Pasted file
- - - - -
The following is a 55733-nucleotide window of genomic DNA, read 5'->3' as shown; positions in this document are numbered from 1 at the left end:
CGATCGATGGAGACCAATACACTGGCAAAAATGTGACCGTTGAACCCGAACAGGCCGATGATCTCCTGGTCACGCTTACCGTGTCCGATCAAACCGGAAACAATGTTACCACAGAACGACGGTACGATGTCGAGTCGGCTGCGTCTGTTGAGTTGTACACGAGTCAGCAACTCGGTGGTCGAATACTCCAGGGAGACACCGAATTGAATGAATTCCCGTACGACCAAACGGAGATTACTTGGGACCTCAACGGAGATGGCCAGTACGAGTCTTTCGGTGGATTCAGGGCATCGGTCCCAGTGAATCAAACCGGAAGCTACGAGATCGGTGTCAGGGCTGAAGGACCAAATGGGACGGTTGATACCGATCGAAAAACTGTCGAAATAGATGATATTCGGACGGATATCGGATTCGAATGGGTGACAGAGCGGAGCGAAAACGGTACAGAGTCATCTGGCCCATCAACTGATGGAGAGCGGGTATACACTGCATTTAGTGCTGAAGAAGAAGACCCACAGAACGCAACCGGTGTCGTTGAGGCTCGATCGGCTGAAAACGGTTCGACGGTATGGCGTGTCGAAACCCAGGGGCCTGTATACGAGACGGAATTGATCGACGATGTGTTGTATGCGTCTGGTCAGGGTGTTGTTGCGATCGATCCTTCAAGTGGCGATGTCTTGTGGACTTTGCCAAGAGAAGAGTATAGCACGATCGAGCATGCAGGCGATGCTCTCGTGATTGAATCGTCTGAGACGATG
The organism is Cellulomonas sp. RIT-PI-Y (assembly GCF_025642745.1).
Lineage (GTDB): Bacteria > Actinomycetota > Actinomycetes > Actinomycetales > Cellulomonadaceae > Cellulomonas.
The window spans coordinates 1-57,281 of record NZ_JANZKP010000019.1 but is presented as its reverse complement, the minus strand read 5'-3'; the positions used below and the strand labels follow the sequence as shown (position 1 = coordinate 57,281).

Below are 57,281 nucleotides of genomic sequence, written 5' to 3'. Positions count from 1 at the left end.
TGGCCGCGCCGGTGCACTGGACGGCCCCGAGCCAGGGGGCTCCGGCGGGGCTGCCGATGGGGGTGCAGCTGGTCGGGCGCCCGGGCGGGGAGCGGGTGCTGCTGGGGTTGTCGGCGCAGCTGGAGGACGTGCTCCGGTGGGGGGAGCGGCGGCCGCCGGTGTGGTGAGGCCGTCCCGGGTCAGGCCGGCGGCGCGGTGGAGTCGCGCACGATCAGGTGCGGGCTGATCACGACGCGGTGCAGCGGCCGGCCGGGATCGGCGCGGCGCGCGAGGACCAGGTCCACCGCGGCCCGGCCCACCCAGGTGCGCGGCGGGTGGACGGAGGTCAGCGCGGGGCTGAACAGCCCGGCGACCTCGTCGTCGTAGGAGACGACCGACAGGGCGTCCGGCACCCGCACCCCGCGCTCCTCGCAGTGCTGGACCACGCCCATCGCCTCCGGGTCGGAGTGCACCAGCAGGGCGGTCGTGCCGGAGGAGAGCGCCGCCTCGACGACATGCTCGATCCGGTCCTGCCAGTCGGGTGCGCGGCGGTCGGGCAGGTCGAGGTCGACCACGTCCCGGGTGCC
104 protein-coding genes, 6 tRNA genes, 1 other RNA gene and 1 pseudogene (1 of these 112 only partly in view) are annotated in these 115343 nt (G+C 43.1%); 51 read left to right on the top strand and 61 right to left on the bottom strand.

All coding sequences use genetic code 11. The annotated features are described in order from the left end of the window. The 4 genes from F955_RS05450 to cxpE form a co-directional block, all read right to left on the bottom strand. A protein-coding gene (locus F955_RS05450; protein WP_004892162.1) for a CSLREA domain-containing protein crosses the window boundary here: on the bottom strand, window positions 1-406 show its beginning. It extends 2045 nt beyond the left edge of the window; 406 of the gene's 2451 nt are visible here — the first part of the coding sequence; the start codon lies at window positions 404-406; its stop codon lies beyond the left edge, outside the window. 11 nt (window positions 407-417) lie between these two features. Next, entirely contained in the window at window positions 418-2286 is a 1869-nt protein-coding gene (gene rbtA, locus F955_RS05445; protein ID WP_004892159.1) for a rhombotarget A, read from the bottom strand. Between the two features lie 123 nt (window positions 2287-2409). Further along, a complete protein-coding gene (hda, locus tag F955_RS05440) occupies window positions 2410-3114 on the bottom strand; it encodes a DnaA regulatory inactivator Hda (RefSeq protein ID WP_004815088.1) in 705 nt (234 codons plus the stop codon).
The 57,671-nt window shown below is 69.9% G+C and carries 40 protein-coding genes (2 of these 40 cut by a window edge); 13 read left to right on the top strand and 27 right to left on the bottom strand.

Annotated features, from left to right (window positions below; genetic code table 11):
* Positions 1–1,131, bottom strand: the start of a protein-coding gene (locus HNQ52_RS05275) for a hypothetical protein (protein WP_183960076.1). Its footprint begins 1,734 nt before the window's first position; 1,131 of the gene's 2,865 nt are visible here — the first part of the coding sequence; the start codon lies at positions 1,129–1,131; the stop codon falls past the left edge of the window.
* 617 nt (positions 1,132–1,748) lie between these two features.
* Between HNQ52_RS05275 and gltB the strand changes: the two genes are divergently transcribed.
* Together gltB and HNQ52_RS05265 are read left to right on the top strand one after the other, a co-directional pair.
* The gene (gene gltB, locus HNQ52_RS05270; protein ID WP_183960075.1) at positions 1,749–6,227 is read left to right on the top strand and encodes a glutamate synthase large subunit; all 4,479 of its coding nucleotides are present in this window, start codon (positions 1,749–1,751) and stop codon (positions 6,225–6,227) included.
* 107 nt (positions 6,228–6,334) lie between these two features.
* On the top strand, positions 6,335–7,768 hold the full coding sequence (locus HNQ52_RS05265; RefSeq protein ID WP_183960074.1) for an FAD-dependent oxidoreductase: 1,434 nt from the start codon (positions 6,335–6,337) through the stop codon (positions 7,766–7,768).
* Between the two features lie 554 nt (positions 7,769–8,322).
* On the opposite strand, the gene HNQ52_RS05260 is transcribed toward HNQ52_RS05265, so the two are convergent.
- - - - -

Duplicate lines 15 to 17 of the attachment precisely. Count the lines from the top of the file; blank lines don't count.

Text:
* Together gltB and HNQ52_RS05265 are read left to right on the top strand one after the other, a co-directional pair.
* The gene (gene gltB, locus HNQ52_RS05270; protein ID WP_183960075.1) at positions 1,749–6,227 is read left to right on the top strand and encodes a glutamate synthase large subunit; all 4,479 of its coding nucleotides are present in this window, start codon (positions 1,749–1,751) and stop codon (positions 6,225–6,227) included.
* 107 nt (positions 6,228–6,334) lie between these two features.